Surviving Christmas with the Diabetes Police

Originally posted on Diabetes Daily:

It’s beginning to look a lot like… CARBS! Yes, it’s that time of the year for over-indulging. All that delicious food, loaded with butter and sugar. So tasty… so comforting… so… STOP! At least that’s what we’re going to hear the most because we live with diabetes. Oh, yes, the Diabetes Police are out to get us. They “know” sugar is bad for us, and they want to keep us away from it. Don’t even look at that nice tray of cookies.

Annoying, right?

So, if this is that special time of the year to eat, drink and be merry, how are we supposed to enjoy the holidays with someone nagging us about what we should and shouldn’t eat? I’ve been there, with someone giving me the stink eye because I went for the sweets. It’s embarrassing, it’s infuriating—especially when you’re chastised in front of everybody—and I know it takes a lot of self-control sometimes not to snap. After all, we’re already living with a condition that limits some of the choices we make, and having someone reminding us of the fact isn’t much fun.

How do we handle it, then? Here are 5 tips:

  1. Education. I think dealing with the Diabetes Police is an opportunity to educate others about how we deal with diabetes and its many complexities. Tell them about how some of us use insulin to help our bodies process carbs; or explain how even people with diabetes can learn to be smart about food choices and exchanges without having to sacrifice  a good moment at the table. Most people just don’t know better.
  2. Planning ahead. We can be honest and upfront, and ask people not to single us out no matter how good their intentions are. Instead of getting reactive, we can be proactive. For example, is there a way to prepare certain foods you know would be healthier? Don’t be afraid to ask if it’s possible to accommodate it.
  3. Realistic behavior. We know how our bodies work, we know how those 90 grams of carbs will make us feel. So the best way to keep the Diabetes Police at bay is probably stay on track with our own management. We have the knowledge, we have the tools, it is our responsibility to take care of ourselves.
  4. Self-love. The most important thing is to keep in mind that we don’t have to be perfect, and we can’t let other people make us feel bad for not being perfect. Remember Eleanor Roosevelt’s famous quote, “No one can make you feel inferior without your consent.” Accept the challenges, roll with the punches, correct whenever you have to, and move on. But most of all, demand respect from others.
  5. Appreciation. In the end, our family and friends think they’re helping us, supporting us, and doing what’s best for us. Understanding what good support looks like for people with diabetes isn’t easy, so we’ve gotta remember that they’re policing and they’re comments are usually coming from a place of love.

I hope you all have a blessed holiday season, happy numbers and lots of memories to cherish!

Feeling Totally Derailed

Originally posted on Diabetes Daily.

As I sit to relax after eating a healthy lunch (green peppers stuffed with a mix of brown rice, chicken and veggies) I’m thinking why don’t I eat like this more often. In fact, I’m here thinking what happened in the past few months to make me completely derail from everything a person with type 2 diabetes should do in order to be healthy.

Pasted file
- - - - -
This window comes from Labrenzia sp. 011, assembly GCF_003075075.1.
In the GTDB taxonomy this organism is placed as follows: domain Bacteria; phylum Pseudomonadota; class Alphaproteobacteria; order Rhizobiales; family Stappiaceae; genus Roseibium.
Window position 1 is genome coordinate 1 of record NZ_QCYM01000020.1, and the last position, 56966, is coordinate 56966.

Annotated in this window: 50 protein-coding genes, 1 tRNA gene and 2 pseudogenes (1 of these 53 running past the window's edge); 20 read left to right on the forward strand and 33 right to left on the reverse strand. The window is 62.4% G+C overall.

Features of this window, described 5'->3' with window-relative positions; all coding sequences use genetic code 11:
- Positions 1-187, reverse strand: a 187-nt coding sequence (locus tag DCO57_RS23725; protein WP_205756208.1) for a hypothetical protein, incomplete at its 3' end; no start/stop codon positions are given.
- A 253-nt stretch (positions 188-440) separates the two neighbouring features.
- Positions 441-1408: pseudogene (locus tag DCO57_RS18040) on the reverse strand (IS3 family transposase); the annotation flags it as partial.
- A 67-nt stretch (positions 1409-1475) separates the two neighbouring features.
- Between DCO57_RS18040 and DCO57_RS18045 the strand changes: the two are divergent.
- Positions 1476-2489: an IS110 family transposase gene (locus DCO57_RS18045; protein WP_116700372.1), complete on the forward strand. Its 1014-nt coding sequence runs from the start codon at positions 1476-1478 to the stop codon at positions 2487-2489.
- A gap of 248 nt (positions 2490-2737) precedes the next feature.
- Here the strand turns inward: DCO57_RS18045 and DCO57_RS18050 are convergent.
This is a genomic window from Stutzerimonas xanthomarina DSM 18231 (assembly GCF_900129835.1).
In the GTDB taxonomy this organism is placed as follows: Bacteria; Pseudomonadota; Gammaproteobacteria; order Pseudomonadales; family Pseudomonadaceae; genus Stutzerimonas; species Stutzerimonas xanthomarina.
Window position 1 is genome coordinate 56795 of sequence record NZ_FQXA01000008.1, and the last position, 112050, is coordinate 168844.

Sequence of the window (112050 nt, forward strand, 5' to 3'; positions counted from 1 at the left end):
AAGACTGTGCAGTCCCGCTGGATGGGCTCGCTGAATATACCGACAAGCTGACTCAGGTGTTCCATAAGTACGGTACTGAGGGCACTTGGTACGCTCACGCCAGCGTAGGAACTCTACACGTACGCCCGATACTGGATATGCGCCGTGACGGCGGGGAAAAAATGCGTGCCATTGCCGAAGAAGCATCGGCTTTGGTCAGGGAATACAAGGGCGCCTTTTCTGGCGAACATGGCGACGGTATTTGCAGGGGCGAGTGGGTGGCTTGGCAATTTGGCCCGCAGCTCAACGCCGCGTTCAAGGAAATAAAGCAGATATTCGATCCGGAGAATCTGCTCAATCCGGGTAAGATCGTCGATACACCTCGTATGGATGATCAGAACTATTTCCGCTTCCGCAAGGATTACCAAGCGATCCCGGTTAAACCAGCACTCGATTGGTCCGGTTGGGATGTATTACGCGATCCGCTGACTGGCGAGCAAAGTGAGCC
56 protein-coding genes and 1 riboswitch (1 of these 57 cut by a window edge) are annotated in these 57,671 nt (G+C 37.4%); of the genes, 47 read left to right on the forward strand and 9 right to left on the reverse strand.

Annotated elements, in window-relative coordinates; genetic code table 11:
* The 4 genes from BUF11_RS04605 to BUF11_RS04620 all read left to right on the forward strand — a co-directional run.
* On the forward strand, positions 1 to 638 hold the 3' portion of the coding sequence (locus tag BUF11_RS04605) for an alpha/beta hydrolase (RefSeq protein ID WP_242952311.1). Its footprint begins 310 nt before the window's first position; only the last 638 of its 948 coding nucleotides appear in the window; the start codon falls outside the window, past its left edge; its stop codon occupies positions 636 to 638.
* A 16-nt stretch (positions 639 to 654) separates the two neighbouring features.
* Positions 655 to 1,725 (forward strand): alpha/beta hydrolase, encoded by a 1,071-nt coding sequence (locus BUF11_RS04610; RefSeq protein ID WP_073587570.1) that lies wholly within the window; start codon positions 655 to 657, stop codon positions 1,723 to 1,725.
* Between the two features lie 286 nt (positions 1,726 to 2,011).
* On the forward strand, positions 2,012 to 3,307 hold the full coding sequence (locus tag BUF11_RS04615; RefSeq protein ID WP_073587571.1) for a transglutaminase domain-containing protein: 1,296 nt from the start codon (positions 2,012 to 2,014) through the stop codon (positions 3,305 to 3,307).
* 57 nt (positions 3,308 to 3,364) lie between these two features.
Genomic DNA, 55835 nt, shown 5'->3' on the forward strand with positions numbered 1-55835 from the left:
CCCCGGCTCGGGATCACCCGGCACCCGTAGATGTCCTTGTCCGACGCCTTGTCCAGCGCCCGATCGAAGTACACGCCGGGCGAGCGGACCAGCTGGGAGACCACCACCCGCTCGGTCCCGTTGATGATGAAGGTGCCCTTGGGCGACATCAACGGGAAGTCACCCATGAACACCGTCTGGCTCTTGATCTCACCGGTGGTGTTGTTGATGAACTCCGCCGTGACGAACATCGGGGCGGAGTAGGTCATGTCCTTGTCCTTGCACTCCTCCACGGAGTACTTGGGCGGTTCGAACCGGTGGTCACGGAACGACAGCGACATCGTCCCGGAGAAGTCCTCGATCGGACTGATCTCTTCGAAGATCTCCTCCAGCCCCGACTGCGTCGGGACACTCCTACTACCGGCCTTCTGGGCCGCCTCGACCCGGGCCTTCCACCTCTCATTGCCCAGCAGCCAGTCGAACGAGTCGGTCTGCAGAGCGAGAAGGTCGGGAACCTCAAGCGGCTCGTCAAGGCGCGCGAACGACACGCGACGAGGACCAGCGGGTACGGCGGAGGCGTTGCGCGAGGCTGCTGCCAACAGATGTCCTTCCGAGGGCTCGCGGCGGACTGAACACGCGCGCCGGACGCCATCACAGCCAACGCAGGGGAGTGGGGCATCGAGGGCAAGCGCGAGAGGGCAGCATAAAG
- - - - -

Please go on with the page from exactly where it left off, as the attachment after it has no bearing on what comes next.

2013 has been hectic. For almost a year I was working two jobs so I could afford health insurance (see the irony?). My schedule was so crappy, I ate whatever was available, which means there were a lot of late night shifts that ended at the BK drive-thru. Decent sleep hours became a joke, so don’t ask me about exercise (which I previously posted about). My routine got completely screwed up, and I won’t get the award for taking my medications on time. Now my jeans feel tighter, you do the math. I feel tired which means my thyroid is angry. So it hasn’t been a good year for my diabetes management.

About a month ago my life changed for the better when I was offered a wonderful position at the college where I work. Now I have a regular week day, first shift, full time job. That certainly gives me time to plan things and take care of myself, but it’s taking me a while to get back on track.

The first thing I did was reassess my health and realize I haven’t seen my doctor since the beginning of May. My last A1C dates from March. I don’t remember when was the last time I tested my blood glucose levels because I ran out of strips, and the doctor will want to see me. But for a month I’ve been afraid to call and make that appointment… I am almost 100% sure my numbers will make her eyes cross.

Because taking my metformin has been rather an irregular thing, now that I’m taking it every day, as many times as required, my stomach is all messed up and I find myself cursing the diabetes demons. And while trying to decide how to soothe my poor stomach, I was thinking if I need a medication change, if it would be better to manage my blood glucose levels with insulin or if there will soon be a magic cure. Truth is, all I need to do is get out of denial and do what has always worked for me.

This is the story of my life. The story of the life of a person with type 2 diabetes. Especially one who doesn’t live on insulin. It’s homework every single day. Every decision affects our numbers. And the guilt paralyzes us.

I made my appointment with the doctor. I know it won’t be pretty, but I ran out of excuses.